The Big Fat Surprise: Why Butter, Meat & Cheese Belong in a Healthy Diet - Nina Teicholz
The big idea of this meticulously researched book is that contrary to popular belief, saturated fat is good for you. Teicholz explains and demonstrates how we ended up with the high-sugar, high-carb, processed oil mess we find ourselves in. Based on shoddy science and powerful personalities, we started by deciding that high cholesterol was a predictor of heart disease. From there, we decided that saturated fat causes high cholesterol. Both of these assumptions were somewhere from over-simplifications to completely wrong. But based on advice from the government and powerful experts, food makers and people replaced saturated fats with vegetable oils, sugar and carbs which may well be the actual cause of heart disease and a myriad of other ‘western diseases.’
I learned three mind-blowing things from this book.
The first is about the three kinds of fat. Most fats contain all three kinds of fat. A fat is just categorized based on the kind of fat that makes up the largest percentage of it.
A good example but sad example of this is that saturated fat from animal fat used to contain a good amount of the essential fat omega-3. It is naturally occuring in grass-fed beef and it was only when beef switched to grain feed that the omega-3 amounts were negligible.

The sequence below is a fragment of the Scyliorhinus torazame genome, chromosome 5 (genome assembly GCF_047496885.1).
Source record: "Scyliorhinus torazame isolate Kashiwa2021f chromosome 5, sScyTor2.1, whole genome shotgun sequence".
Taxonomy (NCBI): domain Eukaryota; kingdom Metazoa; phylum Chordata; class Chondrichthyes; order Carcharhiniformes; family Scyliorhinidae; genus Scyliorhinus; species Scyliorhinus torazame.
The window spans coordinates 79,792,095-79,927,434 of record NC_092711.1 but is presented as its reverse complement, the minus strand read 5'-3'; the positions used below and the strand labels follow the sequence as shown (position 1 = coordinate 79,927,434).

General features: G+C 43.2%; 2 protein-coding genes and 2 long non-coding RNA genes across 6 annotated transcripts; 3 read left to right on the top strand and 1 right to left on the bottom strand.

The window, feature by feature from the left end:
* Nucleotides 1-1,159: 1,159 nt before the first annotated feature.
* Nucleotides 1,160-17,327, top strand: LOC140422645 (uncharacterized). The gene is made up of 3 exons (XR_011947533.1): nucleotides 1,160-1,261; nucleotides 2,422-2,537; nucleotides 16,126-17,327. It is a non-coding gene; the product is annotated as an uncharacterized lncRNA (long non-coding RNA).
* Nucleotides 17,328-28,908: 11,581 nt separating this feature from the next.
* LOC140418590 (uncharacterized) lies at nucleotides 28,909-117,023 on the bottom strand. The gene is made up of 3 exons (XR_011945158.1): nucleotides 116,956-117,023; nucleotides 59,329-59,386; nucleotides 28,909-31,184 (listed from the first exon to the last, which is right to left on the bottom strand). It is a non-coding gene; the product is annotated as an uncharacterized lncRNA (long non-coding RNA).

A third thing I learned was about the buildup of plaque in arteries that was incorrectly blamed for heart disease. Teicholz presents research that shows that it’s not the presence of the plaque that causes heart disease - it appears to be a natural result of aging. Heart disease may be impacted by chunks of rogue plaque that break off and cause problems. In any case, cholesterol was not to blame for the plaque. Cholesterol has building and protecting jobs in the body and it may gather on troublesome buildup to protect the body from it.
The book sometimes presents a bewildering amount of data. It is disheartening to see how easy it is to spin research for economic reasons. It’s hard to know who to believe. It has made me a more critical reader of research reports. But it also firms my resolve to trust my gut and to follow the paradigm that resonates with me.